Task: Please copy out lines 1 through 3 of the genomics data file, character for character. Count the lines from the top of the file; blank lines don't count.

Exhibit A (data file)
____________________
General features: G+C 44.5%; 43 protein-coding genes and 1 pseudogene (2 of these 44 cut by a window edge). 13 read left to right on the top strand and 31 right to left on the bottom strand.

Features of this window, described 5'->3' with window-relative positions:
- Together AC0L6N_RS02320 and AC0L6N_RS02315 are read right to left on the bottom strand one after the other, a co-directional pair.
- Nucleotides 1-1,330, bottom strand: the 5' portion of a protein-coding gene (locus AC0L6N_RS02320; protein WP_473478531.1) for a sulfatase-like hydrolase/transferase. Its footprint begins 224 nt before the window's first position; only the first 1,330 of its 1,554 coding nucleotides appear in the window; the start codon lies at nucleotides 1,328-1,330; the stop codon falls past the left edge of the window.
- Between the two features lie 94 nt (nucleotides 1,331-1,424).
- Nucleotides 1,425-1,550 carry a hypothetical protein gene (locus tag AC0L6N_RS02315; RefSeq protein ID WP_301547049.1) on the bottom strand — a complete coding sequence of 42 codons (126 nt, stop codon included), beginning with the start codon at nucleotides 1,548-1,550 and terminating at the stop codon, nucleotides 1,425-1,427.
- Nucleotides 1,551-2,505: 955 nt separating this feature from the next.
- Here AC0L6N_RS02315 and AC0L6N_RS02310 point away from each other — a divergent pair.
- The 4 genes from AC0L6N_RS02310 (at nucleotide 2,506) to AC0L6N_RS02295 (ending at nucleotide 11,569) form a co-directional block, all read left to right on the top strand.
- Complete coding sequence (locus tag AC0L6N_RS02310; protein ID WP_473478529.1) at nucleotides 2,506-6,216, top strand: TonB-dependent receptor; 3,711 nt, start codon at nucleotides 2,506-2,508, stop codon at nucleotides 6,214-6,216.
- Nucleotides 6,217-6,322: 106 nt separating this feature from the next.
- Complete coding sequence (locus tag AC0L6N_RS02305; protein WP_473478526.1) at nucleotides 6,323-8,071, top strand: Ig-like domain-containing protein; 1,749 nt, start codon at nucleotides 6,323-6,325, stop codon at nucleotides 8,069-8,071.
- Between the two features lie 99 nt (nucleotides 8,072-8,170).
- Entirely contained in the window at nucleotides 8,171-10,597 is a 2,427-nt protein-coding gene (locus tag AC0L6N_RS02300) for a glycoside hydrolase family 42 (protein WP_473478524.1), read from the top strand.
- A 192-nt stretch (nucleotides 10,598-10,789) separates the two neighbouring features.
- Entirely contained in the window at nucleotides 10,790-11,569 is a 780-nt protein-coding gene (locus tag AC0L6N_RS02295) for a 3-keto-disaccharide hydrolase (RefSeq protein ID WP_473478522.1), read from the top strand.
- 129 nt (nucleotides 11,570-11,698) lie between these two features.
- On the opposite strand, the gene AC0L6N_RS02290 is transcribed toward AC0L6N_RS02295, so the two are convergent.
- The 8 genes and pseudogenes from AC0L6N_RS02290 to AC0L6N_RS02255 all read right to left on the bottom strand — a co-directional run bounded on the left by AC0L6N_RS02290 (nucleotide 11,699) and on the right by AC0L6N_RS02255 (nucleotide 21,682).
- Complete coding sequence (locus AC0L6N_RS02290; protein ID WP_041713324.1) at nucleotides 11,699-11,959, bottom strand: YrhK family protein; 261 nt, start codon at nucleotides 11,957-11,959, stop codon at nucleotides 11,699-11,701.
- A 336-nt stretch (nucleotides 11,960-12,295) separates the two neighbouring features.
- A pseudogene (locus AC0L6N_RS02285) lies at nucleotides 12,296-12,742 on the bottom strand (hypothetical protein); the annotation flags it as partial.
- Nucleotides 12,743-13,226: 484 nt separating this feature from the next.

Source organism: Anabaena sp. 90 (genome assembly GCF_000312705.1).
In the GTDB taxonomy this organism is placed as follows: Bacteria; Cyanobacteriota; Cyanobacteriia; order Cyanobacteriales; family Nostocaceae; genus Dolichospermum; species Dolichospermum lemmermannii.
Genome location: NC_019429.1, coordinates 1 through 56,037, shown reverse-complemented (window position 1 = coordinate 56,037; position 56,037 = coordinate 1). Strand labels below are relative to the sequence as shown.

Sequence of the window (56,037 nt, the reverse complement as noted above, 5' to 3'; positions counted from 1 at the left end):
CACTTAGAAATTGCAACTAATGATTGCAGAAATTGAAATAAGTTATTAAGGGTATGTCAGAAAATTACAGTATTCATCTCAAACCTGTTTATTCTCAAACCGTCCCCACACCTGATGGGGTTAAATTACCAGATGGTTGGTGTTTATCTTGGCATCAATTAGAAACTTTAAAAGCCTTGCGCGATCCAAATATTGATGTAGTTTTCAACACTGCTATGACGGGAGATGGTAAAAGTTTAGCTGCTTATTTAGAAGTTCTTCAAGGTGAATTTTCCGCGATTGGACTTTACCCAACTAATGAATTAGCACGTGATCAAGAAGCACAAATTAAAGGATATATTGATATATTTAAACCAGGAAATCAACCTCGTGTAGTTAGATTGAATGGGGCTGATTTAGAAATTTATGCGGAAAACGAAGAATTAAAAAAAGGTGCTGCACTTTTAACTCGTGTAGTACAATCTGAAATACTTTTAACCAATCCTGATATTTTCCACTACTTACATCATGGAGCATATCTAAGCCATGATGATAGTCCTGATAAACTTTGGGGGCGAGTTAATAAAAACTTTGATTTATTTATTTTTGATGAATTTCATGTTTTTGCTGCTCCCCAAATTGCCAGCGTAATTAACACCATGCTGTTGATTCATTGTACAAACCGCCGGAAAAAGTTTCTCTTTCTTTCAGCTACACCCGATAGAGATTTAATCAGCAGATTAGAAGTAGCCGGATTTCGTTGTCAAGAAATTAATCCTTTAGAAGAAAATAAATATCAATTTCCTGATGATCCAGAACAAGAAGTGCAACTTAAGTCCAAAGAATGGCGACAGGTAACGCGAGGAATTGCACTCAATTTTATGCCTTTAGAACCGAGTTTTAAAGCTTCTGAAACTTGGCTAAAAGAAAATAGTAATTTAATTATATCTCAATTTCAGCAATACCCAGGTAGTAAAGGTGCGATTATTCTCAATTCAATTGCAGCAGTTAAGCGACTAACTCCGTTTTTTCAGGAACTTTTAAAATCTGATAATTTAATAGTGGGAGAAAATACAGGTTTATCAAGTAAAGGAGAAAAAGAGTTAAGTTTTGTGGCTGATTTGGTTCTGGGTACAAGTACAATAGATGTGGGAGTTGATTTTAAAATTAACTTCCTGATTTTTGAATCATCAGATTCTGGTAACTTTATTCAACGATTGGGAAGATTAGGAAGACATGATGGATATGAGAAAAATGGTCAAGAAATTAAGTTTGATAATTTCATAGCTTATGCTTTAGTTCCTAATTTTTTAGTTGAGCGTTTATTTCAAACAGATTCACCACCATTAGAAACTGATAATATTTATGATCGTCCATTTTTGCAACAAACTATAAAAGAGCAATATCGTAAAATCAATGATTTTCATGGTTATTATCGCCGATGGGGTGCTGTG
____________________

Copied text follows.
General features: G+C 44.5%; 43 protein-coding genes and 1 pseudogene (2 of these 44 cut by a window edge). 13 read left to right on the top strand and 31 right to left on the bottom strand.

Features of this window, described 5'->3' with window-relative positions:
- Together AC0L6N_RS02320 and AC0L6N_RS02315 are read right to left on the bottom strand one after the other, a co-directional pair.